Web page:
Internationalization of Primary Public Securities Markets

Article excerpt




In fully internationalized securities markets, issuers in public primary markets should be able to issue securities to investors worldwide using one set of optimal distribution procedures and disclosure documents, and subject to one set of liability standards and enforcement remedies. Rules in which the benefits outweigh the costs are optimal. Optimal standardized issuance ("OSI") across borders would reduce the costs of issuing securities that are in international demand, a benefit that would be shared by both issuers and investors. Also, OSI would result in more perfect competition in the issuing market for such securities (just as in the goods market) and a more efficient allocation of capital worldwide. OSI is only relevant when there is sufficient investor demand for a public international distribution. This article is concerned only with those cases. The significant growth of registered offerings of foreign issuers in the United States, from seventy-eight in 1990 to 526 (with a total value of $145.9 bi llion) in 1998, is a strong indication of such investor demand. [1]

This article focuses on public primary markets rather than public secondary markets. While the two markets are related--publicly distributed securities are invariably listed and traded in public secondary markets--they are not the same. Public securities are initially distributed through an underwriting process where securities are sold to investors by the issuer through underwriters; thereafter, the securities are traded in the secondary market. Primary market distributions play a crucial part in the allocation of capital. Investors purchasing in primary markets, as opposed to secondary markets, cannot necessarily rely on prices set in deep liquid markets where rational expectations of the value of the securities have been incorporated into the price. [2] Additionally, public primary markets involve purchases by individual investors; indeed, issuers make such distributions in order to reach these investors. While initial public offerings ("IPO"s)--an important part of the public primary market--are heavily dominated by institutional investors, individual investors participate significantly in these markets, as well.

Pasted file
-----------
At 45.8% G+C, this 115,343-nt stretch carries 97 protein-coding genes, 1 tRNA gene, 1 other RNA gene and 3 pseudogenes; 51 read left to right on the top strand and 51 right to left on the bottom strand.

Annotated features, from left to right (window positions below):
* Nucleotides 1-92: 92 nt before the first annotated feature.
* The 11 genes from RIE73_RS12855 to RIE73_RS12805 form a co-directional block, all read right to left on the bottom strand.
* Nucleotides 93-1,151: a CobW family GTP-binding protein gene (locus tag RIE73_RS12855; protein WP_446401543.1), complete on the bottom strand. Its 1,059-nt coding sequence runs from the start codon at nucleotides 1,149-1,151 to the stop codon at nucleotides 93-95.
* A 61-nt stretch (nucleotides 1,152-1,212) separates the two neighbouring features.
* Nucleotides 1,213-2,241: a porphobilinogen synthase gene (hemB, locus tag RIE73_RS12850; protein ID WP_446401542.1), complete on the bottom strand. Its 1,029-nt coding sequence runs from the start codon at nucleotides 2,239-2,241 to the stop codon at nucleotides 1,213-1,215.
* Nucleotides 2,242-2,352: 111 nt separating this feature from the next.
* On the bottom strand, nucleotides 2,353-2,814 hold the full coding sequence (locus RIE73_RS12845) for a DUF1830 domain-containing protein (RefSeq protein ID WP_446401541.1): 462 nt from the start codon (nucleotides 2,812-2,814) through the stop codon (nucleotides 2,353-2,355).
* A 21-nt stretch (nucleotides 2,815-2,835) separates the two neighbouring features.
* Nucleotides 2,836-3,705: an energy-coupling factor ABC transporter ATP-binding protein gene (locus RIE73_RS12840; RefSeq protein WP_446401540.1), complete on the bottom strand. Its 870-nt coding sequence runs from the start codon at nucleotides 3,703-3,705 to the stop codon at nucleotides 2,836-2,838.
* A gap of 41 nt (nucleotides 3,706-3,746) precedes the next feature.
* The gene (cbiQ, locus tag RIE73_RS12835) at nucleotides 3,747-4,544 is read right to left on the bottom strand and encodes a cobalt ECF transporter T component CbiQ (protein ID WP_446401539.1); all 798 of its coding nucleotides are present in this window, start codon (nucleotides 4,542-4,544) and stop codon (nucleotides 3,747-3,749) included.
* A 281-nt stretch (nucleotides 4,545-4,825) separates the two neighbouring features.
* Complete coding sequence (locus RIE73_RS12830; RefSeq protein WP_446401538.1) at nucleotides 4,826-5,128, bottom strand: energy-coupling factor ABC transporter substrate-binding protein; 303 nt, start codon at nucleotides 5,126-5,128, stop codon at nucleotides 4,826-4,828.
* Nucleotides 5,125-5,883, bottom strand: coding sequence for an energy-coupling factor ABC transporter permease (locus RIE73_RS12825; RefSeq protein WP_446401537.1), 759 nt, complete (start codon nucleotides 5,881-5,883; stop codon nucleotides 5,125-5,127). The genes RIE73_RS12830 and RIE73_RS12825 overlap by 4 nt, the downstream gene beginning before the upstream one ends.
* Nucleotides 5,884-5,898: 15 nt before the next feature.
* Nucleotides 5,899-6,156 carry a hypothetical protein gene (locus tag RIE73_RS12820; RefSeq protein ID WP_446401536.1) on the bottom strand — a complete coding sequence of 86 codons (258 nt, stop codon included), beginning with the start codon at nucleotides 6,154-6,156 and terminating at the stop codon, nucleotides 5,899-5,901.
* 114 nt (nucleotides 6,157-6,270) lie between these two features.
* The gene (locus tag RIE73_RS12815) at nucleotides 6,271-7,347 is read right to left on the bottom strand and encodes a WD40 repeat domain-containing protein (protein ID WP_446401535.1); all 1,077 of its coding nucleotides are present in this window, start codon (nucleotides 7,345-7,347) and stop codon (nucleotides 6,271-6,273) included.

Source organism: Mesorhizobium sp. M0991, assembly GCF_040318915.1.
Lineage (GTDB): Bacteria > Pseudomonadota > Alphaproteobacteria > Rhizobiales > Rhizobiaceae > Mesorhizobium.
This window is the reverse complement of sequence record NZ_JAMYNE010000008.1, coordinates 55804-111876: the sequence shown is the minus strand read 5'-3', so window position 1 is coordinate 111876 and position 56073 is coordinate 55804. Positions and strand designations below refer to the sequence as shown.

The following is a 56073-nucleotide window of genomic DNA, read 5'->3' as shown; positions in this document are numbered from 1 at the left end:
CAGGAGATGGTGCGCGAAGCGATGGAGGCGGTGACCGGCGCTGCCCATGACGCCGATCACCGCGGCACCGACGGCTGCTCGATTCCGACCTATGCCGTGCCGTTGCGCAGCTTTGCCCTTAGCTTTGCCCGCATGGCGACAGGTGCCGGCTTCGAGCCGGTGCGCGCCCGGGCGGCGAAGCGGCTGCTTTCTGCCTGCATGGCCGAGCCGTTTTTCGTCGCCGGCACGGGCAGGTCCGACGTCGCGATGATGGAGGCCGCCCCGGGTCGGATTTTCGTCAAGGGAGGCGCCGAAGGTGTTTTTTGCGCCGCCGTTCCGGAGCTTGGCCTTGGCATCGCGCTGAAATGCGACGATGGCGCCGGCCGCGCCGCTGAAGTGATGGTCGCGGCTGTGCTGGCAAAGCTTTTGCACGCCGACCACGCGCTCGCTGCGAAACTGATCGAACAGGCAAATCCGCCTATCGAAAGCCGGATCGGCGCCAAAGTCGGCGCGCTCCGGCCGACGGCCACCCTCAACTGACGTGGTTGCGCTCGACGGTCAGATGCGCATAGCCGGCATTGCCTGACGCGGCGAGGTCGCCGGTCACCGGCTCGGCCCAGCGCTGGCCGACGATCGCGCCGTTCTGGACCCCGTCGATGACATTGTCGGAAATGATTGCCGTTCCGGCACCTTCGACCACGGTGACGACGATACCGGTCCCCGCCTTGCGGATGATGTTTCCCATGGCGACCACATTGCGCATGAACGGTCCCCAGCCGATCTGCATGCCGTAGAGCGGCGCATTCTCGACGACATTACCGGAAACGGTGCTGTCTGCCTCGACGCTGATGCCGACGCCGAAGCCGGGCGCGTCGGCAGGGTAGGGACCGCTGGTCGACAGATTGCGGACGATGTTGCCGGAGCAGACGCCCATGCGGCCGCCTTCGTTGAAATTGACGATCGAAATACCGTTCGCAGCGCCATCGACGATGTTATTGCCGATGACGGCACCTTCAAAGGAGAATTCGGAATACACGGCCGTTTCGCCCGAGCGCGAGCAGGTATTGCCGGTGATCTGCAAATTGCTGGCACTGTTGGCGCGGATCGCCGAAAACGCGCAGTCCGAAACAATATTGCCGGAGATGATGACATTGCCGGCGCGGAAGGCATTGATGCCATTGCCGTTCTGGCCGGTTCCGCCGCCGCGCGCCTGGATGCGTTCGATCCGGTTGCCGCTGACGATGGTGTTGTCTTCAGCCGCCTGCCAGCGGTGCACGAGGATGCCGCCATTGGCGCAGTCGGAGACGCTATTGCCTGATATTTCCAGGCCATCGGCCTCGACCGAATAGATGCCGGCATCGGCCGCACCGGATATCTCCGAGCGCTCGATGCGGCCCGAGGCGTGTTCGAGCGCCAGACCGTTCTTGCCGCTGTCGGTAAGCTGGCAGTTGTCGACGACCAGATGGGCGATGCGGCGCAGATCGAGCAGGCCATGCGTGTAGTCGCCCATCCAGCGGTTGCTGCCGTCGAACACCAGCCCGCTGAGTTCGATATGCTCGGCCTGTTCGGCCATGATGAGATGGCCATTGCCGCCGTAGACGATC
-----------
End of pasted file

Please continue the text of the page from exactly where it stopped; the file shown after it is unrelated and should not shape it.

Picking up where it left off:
This article assumes that there is no conflict between having standardized and optimal disclosure rules. Merritt Fox, to justify his issuer nationality approach, argues to the contrary when he raises the possibility that the socially optimal level of disclosure may differ for different countries. [3] He argues, in effect, that the optimal level of disclosure in Germany and Japan, where capital has been traditionally allocated mainly through banking markets, may be lower than in the United States, where securities markets have played a more important role. [4] However, in major markets, including Germany and Japan, securities markets currently play an important enough role that those countries care about how they allocate capital. Securities markets in these countries, as compared to banking markets, are gaining importance. Further, even if one should be more tolerant of less disclosure in Germany, such a rule would only affect allocation of capital within Germany. Such tolerance would not be appropriate in a n international context where the concern is with allocation among issuers of different countries. If Deutsche Telekom raises significant capital outside Germany, we should be concerned with choosing the right set of rules for the world, not just Germany.

Part II of this article discusses the current obstacles to achieving OSI. It argues that the imposition of U.S. rules for disclosure, distribution, and enforcement, within and to some extent outside the United States, impedes the achievement of OSI. It also argues that the solution is not merely to abolish mandated disclosure. The article then proceeds to examine options for dealing with the problem. …


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